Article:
July 4, 2015

Public Records

The Declaration of Independence contains a list of “facts" proving the tyranny of "the present King of Great Britain" (George III), justifying the bold actions of the American colonies. Among them is this one:

He has called together Legislative Bodies at places unusual, uncomfortable, and distant from the Depository of their public Records, for the sole Purpose of fatiguing them into Compliance with his Measures.

Ready access to public records was considered an essential element of fair and open government. It remains so today. In that spirit, the New London Town Archives has embarked on a project to identify all of the municipal records in its custody, fill gaps in coverage and content, and work more closely with town departments, boards, and committees to ensure the proper retention and disposition of municipal records—written, printed, and electronic.

New Hampshire's RSA 33-A establishes in each town a municipal records committee responsible for the systematic retention of various records (over 170 different types are specified). The committee must designate where records are kept for the duration of their mandated (minimum) retention periods. The Town Archives holds the most historically important records, to be retained “permanently,” but it also holds many others, more ephemeral and long past their normal retention dates.

We suspect that few small towns in the state have formed a municipal records committee. Despite the creation of our town archives, a rarity among New Hampshire towns, such a records committee has not met here in the last decade, or more. With the accumulated turnover on the town's boards and committees, we also suspect that many individuals now serving may be unaware of their obligations to preserve, document, and provide access to their own records and meeting minutes.

New London’s 2014 annual report lists over thirty entities that create records in the course of normal town business; the Archives holds materials (often with large chronological gaps) related to about twenty of those departments, boards, and committees. The missing records may themselves be scattered "at places unusual, uncomfortable, and distant.” By convening a Municipal Records Committee, we hope to improve the preservation and availability of our public records and will post project milestones here.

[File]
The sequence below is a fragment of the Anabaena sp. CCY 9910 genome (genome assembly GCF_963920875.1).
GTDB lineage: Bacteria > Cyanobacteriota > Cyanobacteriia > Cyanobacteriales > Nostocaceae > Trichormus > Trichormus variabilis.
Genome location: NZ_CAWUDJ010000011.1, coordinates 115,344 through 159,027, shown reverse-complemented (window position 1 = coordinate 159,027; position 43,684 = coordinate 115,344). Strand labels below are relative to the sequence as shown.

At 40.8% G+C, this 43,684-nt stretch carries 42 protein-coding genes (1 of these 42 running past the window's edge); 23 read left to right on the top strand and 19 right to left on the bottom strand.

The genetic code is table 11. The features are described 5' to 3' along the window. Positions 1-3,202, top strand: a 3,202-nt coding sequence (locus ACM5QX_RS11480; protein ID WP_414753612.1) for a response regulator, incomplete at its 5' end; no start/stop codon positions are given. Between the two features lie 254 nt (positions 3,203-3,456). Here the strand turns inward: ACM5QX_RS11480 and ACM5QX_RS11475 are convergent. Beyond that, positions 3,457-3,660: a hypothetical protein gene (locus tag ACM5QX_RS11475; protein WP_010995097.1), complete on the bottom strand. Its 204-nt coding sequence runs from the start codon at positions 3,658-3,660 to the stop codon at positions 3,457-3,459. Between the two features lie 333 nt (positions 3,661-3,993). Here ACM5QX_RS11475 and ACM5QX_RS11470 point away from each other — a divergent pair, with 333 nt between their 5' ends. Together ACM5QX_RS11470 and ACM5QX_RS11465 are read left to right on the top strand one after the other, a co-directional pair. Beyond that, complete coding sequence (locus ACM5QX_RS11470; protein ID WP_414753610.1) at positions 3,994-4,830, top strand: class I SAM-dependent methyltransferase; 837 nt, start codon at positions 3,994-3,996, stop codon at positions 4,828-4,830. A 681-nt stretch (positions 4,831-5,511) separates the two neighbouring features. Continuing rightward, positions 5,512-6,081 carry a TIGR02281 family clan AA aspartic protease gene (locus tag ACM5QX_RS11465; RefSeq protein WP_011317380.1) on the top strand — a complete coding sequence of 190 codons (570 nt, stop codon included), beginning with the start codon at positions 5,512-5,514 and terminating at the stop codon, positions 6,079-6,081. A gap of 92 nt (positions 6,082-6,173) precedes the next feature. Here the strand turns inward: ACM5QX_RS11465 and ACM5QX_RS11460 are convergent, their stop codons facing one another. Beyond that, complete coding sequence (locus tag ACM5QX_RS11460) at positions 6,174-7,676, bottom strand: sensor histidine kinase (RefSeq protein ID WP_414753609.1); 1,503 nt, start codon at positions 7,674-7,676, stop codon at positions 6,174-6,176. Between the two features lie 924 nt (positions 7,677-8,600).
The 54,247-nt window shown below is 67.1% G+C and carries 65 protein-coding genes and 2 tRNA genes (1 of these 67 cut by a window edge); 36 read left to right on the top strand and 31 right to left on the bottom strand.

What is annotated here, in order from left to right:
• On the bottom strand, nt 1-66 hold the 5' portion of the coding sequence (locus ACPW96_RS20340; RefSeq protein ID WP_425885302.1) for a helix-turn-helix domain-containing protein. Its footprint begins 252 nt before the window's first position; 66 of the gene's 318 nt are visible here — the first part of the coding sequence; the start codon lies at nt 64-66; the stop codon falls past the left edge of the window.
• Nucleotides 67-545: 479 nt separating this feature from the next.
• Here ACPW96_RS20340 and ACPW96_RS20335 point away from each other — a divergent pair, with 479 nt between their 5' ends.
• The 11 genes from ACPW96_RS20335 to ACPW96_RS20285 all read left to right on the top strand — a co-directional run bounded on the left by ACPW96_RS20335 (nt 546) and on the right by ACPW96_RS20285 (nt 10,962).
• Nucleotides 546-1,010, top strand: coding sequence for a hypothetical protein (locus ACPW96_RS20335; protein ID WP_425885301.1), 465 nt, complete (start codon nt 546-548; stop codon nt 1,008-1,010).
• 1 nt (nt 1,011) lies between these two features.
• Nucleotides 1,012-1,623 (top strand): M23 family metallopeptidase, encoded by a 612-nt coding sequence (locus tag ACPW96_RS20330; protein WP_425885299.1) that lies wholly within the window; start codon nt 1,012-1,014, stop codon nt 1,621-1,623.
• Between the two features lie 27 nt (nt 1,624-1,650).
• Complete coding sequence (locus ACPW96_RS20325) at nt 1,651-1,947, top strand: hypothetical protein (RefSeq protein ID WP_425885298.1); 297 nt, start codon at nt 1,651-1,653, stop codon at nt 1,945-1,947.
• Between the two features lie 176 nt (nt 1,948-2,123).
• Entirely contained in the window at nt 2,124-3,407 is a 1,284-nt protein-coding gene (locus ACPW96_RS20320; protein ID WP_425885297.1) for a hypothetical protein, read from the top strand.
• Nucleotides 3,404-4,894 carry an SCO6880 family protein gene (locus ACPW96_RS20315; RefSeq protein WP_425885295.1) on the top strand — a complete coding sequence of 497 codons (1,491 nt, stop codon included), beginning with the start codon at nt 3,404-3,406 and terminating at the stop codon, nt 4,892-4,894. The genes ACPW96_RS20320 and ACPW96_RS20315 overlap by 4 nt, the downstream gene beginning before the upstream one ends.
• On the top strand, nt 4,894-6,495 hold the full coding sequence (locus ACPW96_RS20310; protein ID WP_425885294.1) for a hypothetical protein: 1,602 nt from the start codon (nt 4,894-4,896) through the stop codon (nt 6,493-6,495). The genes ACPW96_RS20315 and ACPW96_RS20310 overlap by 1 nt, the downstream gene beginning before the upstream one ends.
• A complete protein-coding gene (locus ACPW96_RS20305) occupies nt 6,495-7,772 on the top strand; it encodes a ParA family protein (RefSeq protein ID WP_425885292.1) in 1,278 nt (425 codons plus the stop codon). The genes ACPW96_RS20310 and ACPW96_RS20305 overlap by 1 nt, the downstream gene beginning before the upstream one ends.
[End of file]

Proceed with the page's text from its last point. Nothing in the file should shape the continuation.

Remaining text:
January 27, 2015

Historic Listing

SHRC at the State Library
Yesterday, the State Historical Resources Council (SHRC) voted to list New London’s Whipple Memorial Town Hall in the State Register of Historic Places. The building’s significance was attributed to its Classical Revival architecture and its important role in the town’s development.

Boston hotelier Amos H. Whipple (1856–1916) bequeathed land and $15,000 for a public library building in his hometown of New London. The selectmen, however, asked his executor to alter the terms of the will, and so the proposed library became Whipple Memorial Town Hall, honoring Amos's parents, Dr. Solomon and Henrietta Whipple. Dr. Whipple, a Croydon native, had served the people of New London as their physician for his entire medical career, commencing in 1849 and ending shortly before his death in 1884.

The executor of Amos Whipple’s estate was his younger brother, Sherman L. Whipple (1862–1930). By 1916, Sherman was an eminent Boston trial lawyer. An alumnus and trustee of Colby Academy, he maintained lifelong ties to New London. He saw the new town hall as benefitting both the townspeople as Amos had wished, but also Colby Academy students, who would use Whipple Hall’s auditorium regularly over the next forty years. Sherman chose a Boston architectural firm, Strickland & Law, for the project—the firm’s first known public commission.

Sidney T. Strickland (1880–1954) graduated from MIT in 1905 and in 1914 was awarded the terminal degree from the École des Beaux-Arts in Paris. At MIT, Strickland had written and illustrated an undergraduate thesis entitled “Design for a City Hall…”. He had learned the symbolic and functional requirements of civic spaces, and he adapted those principles to the rural town hall in New London. Strickland also studied Colby Academy's nearby Colgate Hall, a Classical Revival design by George Harding of Pittsfield, Massachusetts. Colgate Hall was completed in 1912 by New London contractor Horace Stanley, who would also build Whipple Hall, completed in 1918.